Canada should spend less on health care, more on social services

Canadian provinces should spend more on social services instead of health care in order to improve the overall health of the population, new Canadian research suggests.

While health spending increases seem like a common sense approach, the study published in the Canadian Medical Association Journal (CMAJ) on Monday suggests that increased social spending is more effective.

“Social spending as a share of health spending is associated with improvements in potentially avoidable mortality and life expectancy,” the study’s lead author, Daniel Dutton of the University of Calgary’s School of Public Policy, said in a news release.

The researchers say that focusing on social determinants of health such as income and housing can help address the root causes of disease, poor health and premature deaths.

The study looked at data from nine provinces between 1981 and 2011 to see how social and health care spending ratios affected population health. Prince Edward Island and the northern territories were not included in the analysis because of insufficient data.

The researchers found that average per capita spending on health care was $2,900, while per capita spending on social services was just $930. They looked at three health outcomes across the nine provinces: potentially avoidable mortality, infant mortality, and life expectancy.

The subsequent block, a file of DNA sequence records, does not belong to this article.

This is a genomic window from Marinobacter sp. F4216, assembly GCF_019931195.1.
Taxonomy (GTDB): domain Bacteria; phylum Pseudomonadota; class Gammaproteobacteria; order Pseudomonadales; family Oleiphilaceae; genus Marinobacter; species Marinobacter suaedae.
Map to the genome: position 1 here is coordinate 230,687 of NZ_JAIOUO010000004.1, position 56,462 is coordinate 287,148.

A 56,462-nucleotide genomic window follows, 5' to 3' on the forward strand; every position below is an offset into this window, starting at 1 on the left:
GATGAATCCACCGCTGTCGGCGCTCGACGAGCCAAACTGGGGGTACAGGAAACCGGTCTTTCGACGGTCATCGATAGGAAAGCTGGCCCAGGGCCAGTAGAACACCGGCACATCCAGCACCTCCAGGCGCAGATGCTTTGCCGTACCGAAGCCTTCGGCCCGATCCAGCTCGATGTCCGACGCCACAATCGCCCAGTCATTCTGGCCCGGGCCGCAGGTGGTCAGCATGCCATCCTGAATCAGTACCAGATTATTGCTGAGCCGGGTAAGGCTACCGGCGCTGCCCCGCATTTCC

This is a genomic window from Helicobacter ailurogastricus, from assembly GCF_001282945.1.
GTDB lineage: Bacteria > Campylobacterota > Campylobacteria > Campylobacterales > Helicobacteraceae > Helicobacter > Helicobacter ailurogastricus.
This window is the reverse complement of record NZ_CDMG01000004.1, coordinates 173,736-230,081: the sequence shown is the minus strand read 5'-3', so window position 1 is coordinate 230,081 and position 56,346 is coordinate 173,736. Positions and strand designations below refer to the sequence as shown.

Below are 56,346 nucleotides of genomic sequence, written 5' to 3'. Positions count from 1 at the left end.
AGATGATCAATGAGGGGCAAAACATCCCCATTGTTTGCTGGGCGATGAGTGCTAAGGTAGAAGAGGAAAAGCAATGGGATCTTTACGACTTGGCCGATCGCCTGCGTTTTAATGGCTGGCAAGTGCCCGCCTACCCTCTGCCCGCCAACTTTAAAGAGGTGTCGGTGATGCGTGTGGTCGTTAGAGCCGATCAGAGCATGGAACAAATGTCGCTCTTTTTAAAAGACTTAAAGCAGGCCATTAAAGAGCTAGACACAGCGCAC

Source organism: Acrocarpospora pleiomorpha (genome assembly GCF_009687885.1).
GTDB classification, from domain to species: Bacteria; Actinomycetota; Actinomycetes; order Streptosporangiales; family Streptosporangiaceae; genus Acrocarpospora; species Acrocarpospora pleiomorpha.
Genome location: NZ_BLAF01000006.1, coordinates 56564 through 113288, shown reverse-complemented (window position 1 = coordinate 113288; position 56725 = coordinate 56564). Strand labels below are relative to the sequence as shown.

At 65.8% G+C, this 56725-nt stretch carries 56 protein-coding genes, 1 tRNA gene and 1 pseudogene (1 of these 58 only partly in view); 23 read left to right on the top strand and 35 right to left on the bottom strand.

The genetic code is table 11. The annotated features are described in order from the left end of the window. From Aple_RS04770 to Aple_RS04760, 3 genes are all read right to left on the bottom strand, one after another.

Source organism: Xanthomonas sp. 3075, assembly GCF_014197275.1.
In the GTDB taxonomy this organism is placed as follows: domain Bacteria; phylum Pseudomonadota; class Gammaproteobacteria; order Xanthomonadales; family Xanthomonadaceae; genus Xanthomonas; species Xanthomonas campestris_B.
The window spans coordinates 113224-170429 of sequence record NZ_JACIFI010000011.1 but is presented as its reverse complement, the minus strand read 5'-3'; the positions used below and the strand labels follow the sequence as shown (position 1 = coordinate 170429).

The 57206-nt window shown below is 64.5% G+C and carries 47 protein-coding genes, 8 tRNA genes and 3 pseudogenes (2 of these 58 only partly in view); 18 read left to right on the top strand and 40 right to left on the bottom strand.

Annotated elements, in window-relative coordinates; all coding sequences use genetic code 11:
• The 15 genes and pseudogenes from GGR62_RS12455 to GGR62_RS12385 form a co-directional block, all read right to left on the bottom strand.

The study concluded that increased social spending was “positively associated with population health measures” at the provincial level and that health spending did not have the same association.

“If governments spent one cent more on social services per dollar spent on health by rearranging money between the two portfolios,” there could be notable improvements in mortality and life expectancy across Canada, Dutton said.

He said more social spending could result in a five per-cent increase in life expectancy, while potentially avoidable mortality rates could drop by three per cent in one year.

“There is growing evidence of a causal relationship between inequality and poor health,” the study says. “It is likely that most beneficiaries of increased social spending would be those with the lowest incomes (and consequently shortest life expectancies), and they might see larger-than-average gains within provinces.”

The study authors say their findings agree with previous U.S., Canadian and international studies.
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